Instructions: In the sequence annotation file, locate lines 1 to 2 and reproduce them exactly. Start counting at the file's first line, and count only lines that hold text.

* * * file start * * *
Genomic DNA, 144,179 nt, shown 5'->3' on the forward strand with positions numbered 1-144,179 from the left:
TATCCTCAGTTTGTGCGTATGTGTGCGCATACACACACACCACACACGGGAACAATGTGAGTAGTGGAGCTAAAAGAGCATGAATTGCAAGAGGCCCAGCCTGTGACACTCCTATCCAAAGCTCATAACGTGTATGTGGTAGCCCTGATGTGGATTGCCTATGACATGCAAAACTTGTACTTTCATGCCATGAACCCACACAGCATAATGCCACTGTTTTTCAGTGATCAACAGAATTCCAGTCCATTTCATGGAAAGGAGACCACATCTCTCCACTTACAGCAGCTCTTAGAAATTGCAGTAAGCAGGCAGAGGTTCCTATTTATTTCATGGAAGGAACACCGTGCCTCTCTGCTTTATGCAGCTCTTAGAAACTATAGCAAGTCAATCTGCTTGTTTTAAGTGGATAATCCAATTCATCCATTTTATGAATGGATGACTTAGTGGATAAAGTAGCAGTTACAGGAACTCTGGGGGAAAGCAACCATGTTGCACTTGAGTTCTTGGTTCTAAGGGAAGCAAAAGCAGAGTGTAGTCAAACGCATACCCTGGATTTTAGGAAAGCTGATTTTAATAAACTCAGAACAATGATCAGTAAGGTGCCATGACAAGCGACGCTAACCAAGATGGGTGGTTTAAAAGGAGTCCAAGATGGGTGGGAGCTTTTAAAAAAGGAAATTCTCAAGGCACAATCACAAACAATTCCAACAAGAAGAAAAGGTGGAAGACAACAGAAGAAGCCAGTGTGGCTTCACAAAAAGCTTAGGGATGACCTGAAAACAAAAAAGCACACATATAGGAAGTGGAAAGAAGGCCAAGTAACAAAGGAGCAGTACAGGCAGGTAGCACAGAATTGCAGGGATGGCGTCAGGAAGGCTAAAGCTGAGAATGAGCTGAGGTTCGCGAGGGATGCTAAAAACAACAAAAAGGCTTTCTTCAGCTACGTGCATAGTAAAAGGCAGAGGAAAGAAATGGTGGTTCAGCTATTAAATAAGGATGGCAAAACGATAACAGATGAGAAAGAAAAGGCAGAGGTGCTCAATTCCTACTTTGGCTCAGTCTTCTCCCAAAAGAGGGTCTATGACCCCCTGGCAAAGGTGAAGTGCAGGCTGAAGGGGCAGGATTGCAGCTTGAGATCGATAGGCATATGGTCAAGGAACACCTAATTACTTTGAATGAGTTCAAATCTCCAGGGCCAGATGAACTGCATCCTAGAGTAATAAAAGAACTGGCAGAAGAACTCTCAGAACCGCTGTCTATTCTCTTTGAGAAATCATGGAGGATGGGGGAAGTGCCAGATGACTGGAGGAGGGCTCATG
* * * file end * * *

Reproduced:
Genomic DNA, 144,179 nt, shown 5'->3' on the forward strand with positions numbered 1-144,179 from the left:
TATCCTCAGTTTGTGCGTATGTGTGCGCATACACACACACCACACACGGGAACAATGTGAGTAGTGGAGCTAAAAGAGCATGAATTGCAAGAGGCCCAGCCTGTGACACTCCTATCCAAAGCTCATAACGTGTATGTGGTAGCCCTGATGTGGATTGCCTATGACATGCAAAACTTGTACTTTCATGCCATGAACCCACACAGCATAATGCCACTGTTTTTCAGTGATCAACAGAATTCCAGTCCATTTCATGGAAAGGAGACCACATCTCTCCACTTACAGCAGCTCTTAGAAATTGCAGTAAGCAGGCAGAGGTTCCTATTTATTTCATGGAAGGAACACCGTGCCTCTCTGCTTTATGCAGCTCTTAGAAACTATAGCAAGTCAATCTGCTTGTTTTAAGTGGATAATCCAATTCATCCATTTTATGAATGGATGACTTAGTGGATAAAGTAGCAGTTACAGGAACTCTGGGGGAAAGCAACCATGTTGCACTTGAGTTCTTGGTTCTAAGGGAAGCAAAAGCAGAGTGTAGTCAAACGCATACCCTGGATTTTAGGAAAGCTGATTTTAATAAACTCAGAACAATGATCAGTAAGGTGCCATGACAAGCGACGCTAACCAAGATGGGTGGTTTAAAAGGAGTCCAAGATGGGTGGGAGCTTTTAAAAAAGGAAATTCTCAAGGCACAATCACAAACAATTCCAACAAGAAGAAAAGGTGGAAGACAACAGAAGAAGCCAGTGTGGCTTCACAAAAAGCTTAGGGATGACCTGAAAACAAAAAAGCACACATATAGGAAGTGGAAAGAAGGCCAAGTAACAAAGGAGCAGTACAGGCAGGTAGCACAGAATTGCAGGGATGGCGTCAGGAAGGCTAAAGCTGAGAATGAGCTGAGGTTCGCGAGGGATGCTAAAAACAACAAAAAGGCTTTCTTCAGCTACGTGCATAGTAAAAGGCAGAGGAAAGAAATGGTGGTTCAGCTATTAAATAAGGATGGCAAAACGATAACAGATGAGAAAGAAAAGGCAGAGGTGCTCAATTCCTACTTTGGCTCAGTCTTCTCCCAAAAGAGGGTCTATGACCCCCTGGCAAAGGTGAAGTGCAGGCTGAAGGGGCAGGATTGCAGCTTGAGATCGATAGGCATATGGTCAAGGAACACCTAATTACTTTGAATGAGTTCAAATCTCCAGGGCCAGATGAACTGCATCCTAGAGTAATAAAAGAACTGGCAGAAGAACTCTCAGAACCGCTGTCTATTCTCTTTGAGAAATCATGGAGGATGGGGGAAGTGCCAGATGACTGGAGGAGGGCTCATG